« Reply #15 on: April 25, 2015, 04:51:30 PM »

(snipped)

In 1934 Atatürk wrote a tribute to the Anzacs killed at Gallipoli:

Those heroes that shed their blood and lost their lives ... You are now lying in the soil of a friendly country. Therefore rest in peace. There is no difference between the Johnnies and the Mehmets to us where they lie side by side here in this country of ours ... You, the mothers who sent their sons from faraway countries, wipe away your tears; your sons are now lying in our bosom and are in peace. After having lost their lives on this land they have become our sons as well.

(snipped)

What beautiful words.  It's hard for me to accept that they came from a muslim.  I worked with them for 4 yrs. in Saudi Arabia and the above is so completely uncharacteristic.  This man was an aberration.  God bless him.

Offline injundave

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Re: ANZAC Day.
« Reply #16 on: April 25, 2015, 04:54:51 PM »
Hi John,

My grandfather and uncle both survived the Somme but were never quite the same again. And, at the age of 42, my dad enlisted and went to Egypt. He fought at Tobruk, Sidi Rezegh and El Alemein and went on to Greece before being invalided home, very ill. I went to an Anzac service here yesterday with my wife. She was wearing her late dad's Queen's Service Medal and his Serving Brother of the Order of St John. I had grandfather's, uncle's and dad's medals with me.

We will remember them.
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Re: ANZAC Day.
« Reply #17 on: April 25, 2015, 04:59:33 PM »
Thanks, your family history adds to the impact of reading about that war.

I was just reading about Gallipoli yesterday. Staggering amount of killed and wounded.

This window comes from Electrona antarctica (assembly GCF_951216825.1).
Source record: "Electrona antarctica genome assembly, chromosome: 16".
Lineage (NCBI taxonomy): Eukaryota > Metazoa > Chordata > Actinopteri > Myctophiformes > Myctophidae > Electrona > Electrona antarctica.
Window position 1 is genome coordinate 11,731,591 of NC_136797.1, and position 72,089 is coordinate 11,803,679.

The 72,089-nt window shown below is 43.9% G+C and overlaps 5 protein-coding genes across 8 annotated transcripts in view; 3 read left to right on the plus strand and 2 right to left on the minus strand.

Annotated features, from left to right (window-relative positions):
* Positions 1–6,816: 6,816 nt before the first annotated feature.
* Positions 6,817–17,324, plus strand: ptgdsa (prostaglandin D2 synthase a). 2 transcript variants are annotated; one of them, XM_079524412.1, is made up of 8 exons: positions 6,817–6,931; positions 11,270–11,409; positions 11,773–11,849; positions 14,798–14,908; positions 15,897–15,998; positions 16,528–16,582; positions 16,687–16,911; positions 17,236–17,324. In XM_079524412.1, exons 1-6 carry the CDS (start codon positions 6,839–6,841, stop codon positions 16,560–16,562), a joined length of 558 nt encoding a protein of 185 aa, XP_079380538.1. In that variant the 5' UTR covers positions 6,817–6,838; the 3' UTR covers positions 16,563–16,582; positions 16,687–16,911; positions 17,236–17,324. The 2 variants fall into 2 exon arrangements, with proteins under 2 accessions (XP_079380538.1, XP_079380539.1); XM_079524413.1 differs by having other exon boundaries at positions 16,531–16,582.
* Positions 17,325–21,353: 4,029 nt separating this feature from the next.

Compared to the loss of life on the Western front the Dardanelles campaign was a drop in the ocean. That is not in any way meant to demean the sacrifice of those who served there but the numbers lost on both sides at places like Ypres and the Somme are so large as to be incomprehensible. It isn't until you actually go to those places where you can come over a low rise in the road and suddenly, stretching out in front of you, literally for mile after mile, are simply rows of white crosses, hundreds and hundreds of thousands of them, that it really dawns on you the absolute and catastrophic enormity of the failure of the politicians and diplomats of that generation.

How many Shakespeares or Einsteins were lost forever in that pointless conflict whose only true legacy was to lay the groundwork for the other great, failed political doctrines of the 20th century, Communism and Facism?

Well may we say 'Lest we forget'!

Pete

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Re: ANZAC Day.
« Reply #18 on: April 25, 2015, 06:22:36 PM »
             Perhaps it is my age but the entire subject has become too sad for me to contemplate.
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Re: ANZAC Day.
« Reply #19 on: April 25, 2015, 10:31:16 PM »
Hiya Johnr

Had ANZAC Day with ex pat vets, and Thai military in Northern Thailand..

Offline johnr

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Re: ANZAC Day.
« Reply #20 on: April 25, 2015, 10:36:16 PM »
Compared to the loss of life on the Western front the Dardanelles campaign was a drop in the ocean.   etc.
Pete

While I quite agree with everything you said there Pete, proportion needs to be taken into account. At the time of WW1 the entire population of the country totaled just on 1 million.  (It's only just gone past 4m today and even that is about 1m too many in my opinion) NZ casualties in WW1 were 95%!  Those killed equaled 10% of the total population!   This of course had a massive effect on the country. Whole towns disappeared.

The waste of humanity in a war is a given. The flow on effect from a life can lead to huge effects and contributions. That too is a given, every life is precious.

But as long as two children in a playground have the ability to come to blows, there will  be adults who try to solve their problems with violence. As long as those adults exist, it follows there will be national versions of the "punch up".  Sad really.

(of course the 1918 Flu pandemic made a fairly determined effort to catch up with war casualties doing in another 8600 people in two months and that didn't help much either.)
« Last Edit: April 27, 2015, 09:56:50 PM by johnr »
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Offline johnr

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Re: ANZAC Day.
« Reply #21 on: April 25, 2015, 10:41:25 PM »
Hiya Johnr

Had ANZAC Day with ex pat vets, and Thai military in Northern Thailand..